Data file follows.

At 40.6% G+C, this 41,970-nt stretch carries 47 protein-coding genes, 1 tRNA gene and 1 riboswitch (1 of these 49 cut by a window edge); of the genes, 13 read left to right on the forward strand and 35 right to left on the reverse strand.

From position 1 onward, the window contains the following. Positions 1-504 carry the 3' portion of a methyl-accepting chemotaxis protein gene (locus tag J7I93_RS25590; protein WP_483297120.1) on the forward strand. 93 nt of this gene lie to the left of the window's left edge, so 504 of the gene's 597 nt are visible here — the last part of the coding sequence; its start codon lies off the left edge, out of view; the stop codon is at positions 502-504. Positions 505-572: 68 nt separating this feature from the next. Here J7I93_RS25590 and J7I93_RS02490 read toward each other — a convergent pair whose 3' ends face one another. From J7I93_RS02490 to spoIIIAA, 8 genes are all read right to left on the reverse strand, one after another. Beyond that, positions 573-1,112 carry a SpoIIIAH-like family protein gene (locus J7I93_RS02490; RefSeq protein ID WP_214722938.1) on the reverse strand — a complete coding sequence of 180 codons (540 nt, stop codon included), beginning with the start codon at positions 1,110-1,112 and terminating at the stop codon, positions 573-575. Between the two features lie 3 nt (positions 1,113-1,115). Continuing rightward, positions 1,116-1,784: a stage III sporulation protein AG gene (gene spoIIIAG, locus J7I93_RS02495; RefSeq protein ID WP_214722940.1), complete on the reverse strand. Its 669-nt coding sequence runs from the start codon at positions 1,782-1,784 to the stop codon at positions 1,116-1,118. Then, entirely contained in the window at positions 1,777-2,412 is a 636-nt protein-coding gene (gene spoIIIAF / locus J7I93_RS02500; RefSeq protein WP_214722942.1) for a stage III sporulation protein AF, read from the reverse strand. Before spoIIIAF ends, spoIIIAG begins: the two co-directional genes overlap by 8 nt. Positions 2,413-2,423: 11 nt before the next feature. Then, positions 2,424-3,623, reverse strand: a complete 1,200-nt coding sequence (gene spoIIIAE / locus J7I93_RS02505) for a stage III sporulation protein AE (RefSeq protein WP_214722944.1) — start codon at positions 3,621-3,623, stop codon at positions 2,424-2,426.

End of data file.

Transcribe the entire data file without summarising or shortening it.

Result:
At 40.6% G+C, this 41,970-nt stretch carries 47 protein-coding genes, 1 tRNA gene and 1 riboswitch (1 of these 49 cut by a window edge); of the genes, 13 read left to right on the forward strand and 35 right to left on the reverse strand.

From position 1 onward, the window contains the following. Positions 1-504 carry the 3' portion of a methyl-accepting chemotaxis protein gene (locus tag J7I93_RS25590; protein WP_483297120.1) on the forward strand. 93 nt of this gene lie to the left of the window's left edge, so 504 of the gene's 597 nt are visible here — the last part of the coding sequence; its start codon lies off the left edge, out of view; the stop codon is at positions 502-504. Positions 505-572: 68 nt separating this feature from the next. Here J7I93_RS25590 and J7I93_RS02490 read toward each other — a convergent pair whose 3' ends face one another. From J7I93_RS02490 to spoIIIAA, 8 genes are all read right to left on the reverse strand, one after another. Beyond that, positions 573-1,112 carry a SpoIIIAH-like family protein gene (locus J7I93_RS02490; RefSeq protein ID WP_214722938.1) on the reverse strand — a complete coding sequence of 180 codons (540 nt, stop codon included), beginning with the start codon at positions 1,110-1,112 and terminating at the stop codon, positions 573-575. Between the two features lie 3 nt (positions 1,113-1,115). Continuing rightward, positions 1,116-1,784: a stage III sporulation protein AG gene (gene spoIIIAG, locus J7I93_RS02495; RefSeq protein ID WP_214722940.1), complete on the reverse strand. Its 669-nt coding sequence runs from the start codon at positions 1,782-1,784 to the stop codon at positions 1,116-1,118. Then, entirely contained in the window at positions 1,777-2,412 is a 636-nt protein-coding gene (gene spoIIIAF / locus J7I93_RS02500; RefSeq protein WP_214722942.1) for a stage III sporulation protein AF, read from the reverse strand. Before spoIIIAF ends, spoIIIAG begins: the two co-directional genes overlap by 8 nt. Positions 2,413-2,423: 11 nt before the next feature. Then, positions 2,424-3,623, reverse strand: a complete 1,200-nt coding sequence (gene spoIIIAE / locus J7I93_RS02505) for a stage III sporulation protein AE (RefSeq protein WP_214722944.1) — start codon at positions 3,621-3,623, stop codon at positions 2,424-2,426.